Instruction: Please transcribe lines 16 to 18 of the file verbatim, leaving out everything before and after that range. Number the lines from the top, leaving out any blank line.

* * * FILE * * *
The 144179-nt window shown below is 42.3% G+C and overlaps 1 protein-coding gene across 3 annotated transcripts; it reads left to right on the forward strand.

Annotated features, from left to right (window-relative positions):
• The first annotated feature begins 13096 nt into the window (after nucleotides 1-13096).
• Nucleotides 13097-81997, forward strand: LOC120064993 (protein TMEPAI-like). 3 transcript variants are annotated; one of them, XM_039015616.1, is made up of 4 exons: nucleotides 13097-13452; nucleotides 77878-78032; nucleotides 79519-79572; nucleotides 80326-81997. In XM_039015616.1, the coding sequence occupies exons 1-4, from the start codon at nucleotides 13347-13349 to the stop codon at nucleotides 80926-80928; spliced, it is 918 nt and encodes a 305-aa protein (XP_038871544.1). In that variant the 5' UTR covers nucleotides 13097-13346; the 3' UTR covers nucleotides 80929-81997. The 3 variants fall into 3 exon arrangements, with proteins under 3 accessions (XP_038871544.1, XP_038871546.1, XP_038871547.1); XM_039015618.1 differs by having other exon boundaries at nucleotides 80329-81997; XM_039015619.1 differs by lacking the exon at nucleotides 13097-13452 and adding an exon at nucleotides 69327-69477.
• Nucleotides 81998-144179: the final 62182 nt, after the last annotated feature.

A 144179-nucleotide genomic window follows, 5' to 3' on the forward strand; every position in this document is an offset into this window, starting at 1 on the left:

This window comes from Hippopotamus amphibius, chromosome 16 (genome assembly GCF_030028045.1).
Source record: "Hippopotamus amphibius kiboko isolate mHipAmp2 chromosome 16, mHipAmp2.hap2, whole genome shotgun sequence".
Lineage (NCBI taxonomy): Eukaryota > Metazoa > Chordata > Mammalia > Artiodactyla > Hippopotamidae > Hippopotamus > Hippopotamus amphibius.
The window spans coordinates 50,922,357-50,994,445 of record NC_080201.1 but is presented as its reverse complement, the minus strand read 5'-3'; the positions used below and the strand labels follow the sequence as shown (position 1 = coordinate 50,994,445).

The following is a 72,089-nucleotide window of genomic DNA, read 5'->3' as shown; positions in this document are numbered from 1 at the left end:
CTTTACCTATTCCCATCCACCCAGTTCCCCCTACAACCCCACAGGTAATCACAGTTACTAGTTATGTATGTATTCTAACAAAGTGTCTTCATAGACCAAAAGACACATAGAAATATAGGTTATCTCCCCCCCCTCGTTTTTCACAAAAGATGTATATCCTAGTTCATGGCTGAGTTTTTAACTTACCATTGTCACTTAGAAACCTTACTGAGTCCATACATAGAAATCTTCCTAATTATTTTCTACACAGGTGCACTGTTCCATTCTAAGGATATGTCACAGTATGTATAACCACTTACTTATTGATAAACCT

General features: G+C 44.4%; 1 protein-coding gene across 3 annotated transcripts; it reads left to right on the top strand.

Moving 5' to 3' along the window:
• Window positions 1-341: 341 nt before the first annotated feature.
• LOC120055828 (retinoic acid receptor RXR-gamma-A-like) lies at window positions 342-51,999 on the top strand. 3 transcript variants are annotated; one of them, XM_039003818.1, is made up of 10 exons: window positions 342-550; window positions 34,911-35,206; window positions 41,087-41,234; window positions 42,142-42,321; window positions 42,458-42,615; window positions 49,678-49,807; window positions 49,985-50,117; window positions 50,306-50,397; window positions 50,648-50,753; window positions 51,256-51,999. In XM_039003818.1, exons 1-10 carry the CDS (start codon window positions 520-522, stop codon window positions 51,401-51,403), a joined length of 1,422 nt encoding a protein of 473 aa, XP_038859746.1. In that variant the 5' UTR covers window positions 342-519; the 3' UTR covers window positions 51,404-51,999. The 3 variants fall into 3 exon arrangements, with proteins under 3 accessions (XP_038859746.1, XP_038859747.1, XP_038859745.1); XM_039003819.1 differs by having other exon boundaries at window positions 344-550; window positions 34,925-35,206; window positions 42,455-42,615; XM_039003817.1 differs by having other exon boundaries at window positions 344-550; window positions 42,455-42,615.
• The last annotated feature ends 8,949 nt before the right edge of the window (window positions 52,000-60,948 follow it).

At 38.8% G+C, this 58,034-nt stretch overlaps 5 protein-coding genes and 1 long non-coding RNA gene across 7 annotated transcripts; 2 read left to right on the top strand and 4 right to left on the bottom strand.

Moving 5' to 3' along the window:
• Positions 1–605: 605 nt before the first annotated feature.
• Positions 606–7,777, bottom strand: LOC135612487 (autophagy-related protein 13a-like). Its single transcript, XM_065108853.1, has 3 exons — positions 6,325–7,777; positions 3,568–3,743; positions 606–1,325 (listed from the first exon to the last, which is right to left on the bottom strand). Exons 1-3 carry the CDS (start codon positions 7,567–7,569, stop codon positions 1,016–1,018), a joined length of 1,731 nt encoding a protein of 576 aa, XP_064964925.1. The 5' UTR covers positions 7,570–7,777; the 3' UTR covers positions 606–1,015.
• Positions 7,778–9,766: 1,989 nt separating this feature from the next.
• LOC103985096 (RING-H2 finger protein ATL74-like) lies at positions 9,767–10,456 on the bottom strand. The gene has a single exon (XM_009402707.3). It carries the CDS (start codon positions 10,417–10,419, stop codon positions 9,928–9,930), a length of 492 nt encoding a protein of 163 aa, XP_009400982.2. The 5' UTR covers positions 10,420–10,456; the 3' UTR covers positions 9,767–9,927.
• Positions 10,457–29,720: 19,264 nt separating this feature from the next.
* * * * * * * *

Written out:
• LOC120055828 (retinoic acid receptor RXR-gamma-A-like) lies at window positions 342-51,999 on the top strand. 3 transcript variants are annotated; one of them, XM_039003818.1, is made up of 10 exons: window positions 342-550; window positions 34,911-35,206; window positions 41,087-41,234; window positions 42,142-42,321; window positions 42,458-42,615; window positions 49,678-49,807; window positions 49,985-50,117; window positions 50,306-50,397; window positions 50,648-50,753; window positions 51,256-51,999. In XM_039003818.1, exons 1-10 carry the CDS (start codon window positions 520-522, stop codon window positions 51,401-51,403), a joined length of 1,422 nt encoding a protein of 473 aa, XP_038859746.1. In that variant the 5' UTR covers window positions 342-519; the 3' UTR covers window positions 51,404-51,999. The 3 variants fall into 3 exon arrangements, with proteins under 3 accessions (XP_038859746.1, XP_038859747.1, XP_038859745.1); XM_039003819.1 differs by having other exon boundaries at window positions 344-550; window positions 34,925-35,206; window positions 42,455-42,615; XM_039003817.1 differs by having other exon boundaries at window positions 344-550; window positions 42,455-42,615.
• The last annotated feature ends 8,949 nt before the right edge of the window (window positions 52,000-60,948 follow it).

At 38.8% G+C, this 58,034-nt stretch overlaps 5 protein-coding genes and 1 long non-coding RNA gene across 7 annotated transcripts; 2 read left to right on the top strand and 4 right to left on the bottom strand.